Fieldbus systems represent the best way to use the knowledge available from intelligent process devices. One example is in reducing the cost of maintaining instrumentation.
Manufacturers are increasingly equipping their instruments with smart diagnostics. These devices know exactly when a measured value is no longer dependable and when they must be calibrated, cleaned or replaced. They can even tell when they are being operated outside specifications, or when a pump is running dry. This information is typically available weeks before the fault starts to have serious consequences for the process, and is valuable in reducing maintenance costs.
The traditional approach to servicing instruments, in contrast, depends on reliability statistics collected over decades of operation in different process environments. Maintenance at fixed intervals, with a frequency depending on the application, has been successful in keeping unscheduled downtime to a minimum, maintaining high accuracy in the measured values, and generally increasing productivity.
Such maintenance schedules are based on the average performance of each instrument type, yet in practice instruments exhibit a wide range of performance compared to the average.
Condition-based Maintenance Based on Smart Diagnostics Can Help
On one hand, devices may fail sooner than expected: many production problems can be traced to corrupt measurements due to corrosion, deposits or premature failure. On the other hand, many instruments are still in good working order when they are serviced or replaced on a fixed maintenance schedule. Condition-based maintenance based on smart diagnostics can help to avoid both these problems.
Smart diagnostics and other cost-saving features of modern instrumentation demands a digital fieldbus (see box). Making the most of such an installation in turn requires a suitable choice of equipment by the plant operator.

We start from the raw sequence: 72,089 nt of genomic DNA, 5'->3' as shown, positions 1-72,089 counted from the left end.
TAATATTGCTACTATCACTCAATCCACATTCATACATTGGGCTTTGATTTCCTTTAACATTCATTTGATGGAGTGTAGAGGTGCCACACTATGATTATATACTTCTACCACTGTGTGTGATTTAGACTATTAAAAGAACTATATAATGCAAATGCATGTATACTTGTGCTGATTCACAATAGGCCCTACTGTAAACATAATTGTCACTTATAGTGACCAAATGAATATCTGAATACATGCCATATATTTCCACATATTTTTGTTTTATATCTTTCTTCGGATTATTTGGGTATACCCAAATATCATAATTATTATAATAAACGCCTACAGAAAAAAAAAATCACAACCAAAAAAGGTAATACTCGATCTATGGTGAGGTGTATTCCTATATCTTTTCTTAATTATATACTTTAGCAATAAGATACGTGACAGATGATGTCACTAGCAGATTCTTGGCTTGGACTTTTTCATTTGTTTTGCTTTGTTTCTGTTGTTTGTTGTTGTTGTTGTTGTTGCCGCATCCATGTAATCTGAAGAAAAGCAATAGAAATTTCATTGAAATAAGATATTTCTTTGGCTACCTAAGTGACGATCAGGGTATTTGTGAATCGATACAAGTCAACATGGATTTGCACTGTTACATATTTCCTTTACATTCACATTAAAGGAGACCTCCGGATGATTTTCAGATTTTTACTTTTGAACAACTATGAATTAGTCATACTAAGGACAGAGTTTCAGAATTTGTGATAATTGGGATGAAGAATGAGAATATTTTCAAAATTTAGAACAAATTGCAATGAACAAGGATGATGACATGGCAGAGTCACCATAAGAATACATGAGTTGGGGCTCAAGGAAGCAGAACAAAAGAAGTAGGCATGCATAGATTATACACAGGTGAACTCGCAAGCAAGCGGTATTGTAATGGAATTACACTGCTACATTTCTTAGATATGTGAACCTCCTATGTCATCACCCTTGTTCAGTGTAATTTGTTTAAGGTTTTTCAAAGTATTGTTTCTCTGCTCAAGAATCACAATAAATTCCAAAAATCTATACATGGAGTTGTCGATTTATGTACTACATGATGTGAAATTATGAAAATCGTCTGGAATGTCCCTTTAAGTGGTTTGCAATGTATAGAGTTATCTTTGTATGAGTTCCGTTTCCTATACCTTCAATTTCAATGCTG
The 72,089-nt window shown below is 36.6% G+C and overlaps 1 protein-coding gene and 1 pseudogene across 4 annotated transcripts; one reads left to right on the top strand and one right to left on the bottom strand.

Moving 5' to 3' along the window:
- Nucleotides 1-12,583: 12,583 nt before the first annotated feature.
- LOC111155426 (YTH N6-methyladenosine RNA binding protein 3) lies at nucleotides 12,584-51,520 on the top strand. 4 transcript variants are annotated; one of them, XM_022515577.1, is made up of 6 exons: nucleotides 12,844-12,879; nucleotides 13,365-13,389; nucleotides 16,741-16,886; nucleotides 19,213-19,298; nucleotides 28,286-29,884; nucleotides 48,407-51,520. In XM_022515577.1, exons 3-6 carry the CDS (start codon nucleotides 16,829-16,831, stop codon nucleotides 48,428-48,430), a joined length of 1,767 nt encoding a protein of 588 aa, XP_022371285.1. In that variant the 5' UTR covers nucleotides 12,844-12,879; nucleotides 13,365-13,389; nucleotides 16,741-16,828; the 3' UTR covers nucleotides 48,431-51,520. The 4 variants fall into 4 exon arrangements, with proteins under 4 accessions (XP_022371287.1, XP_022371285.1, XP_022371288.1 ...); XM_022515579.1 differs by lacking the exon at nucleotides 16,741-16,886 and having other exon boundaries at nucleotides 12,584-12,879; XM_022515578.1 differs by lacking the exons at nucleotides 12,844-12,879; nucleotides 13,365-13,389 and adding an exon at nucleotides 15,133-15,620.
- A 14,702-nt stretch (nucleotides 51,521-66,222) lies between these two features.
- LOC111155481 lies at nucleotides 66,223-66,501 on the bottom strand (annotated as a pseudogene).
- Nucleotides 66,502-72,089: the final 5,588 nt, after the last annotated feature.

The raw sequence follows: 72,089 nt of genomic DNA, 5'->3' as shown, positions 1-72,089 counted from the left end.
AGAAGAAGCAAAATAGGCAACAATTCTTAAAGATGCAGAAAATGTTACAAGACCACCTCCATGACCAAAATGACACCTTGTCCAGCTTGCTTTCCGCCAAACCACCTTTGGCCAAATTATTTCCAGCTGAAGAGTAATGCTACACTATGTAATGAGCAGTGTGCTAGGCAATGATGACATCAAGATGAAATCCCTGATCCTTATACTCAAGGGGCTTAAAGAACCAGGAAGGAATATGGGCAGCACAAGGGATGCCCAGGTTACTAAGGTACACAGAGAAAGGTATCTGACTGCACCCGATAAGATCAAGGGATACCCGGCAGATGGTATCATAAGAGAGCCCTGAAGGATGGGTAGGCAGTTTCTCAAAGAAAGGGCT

Most devices are available with Foundation Fieldbus H1 or Profibus PA interfaces. They can be parameterized and diagnosed using a DTM (Device Type Manager) that is conveniently integrated into the control system. The Foundation Fieldbus (FF) H1 and Profibus PA interfaces, which have been specifically developed for use in process-related applications, use the same two wires for both data and power.
These fieldbus systems are robust thanks to their use of Manchester encoding for exchanging data. They differ only in terms of the communication protocol used.
Foundation Fieldbus H1 uses the publisher-subscriber principle. This allows closed-loop control algorithms to be shifted from the process control system into the field level (Control in the Field, or CIF). Especially in larger plants, CIF reduces the load on the distributed control system (DCS) and increases the performance that can be obtained from the relatively long cycle time of FF-H1, which has a data rate of just 31.25 kB/s.
Profibus PA employs the master-slave principle, which is particularly suited for hybrid applications, such as those found in the pharmaceutical and food industries. As a result of the standard Profibus protocol, the fast Profibus DP operations in factory automation — such as filling and packaging processes — are connected with the somewhat slower, process-related plant sections such as mixing, conveying or storing, which, however, have a high availability.
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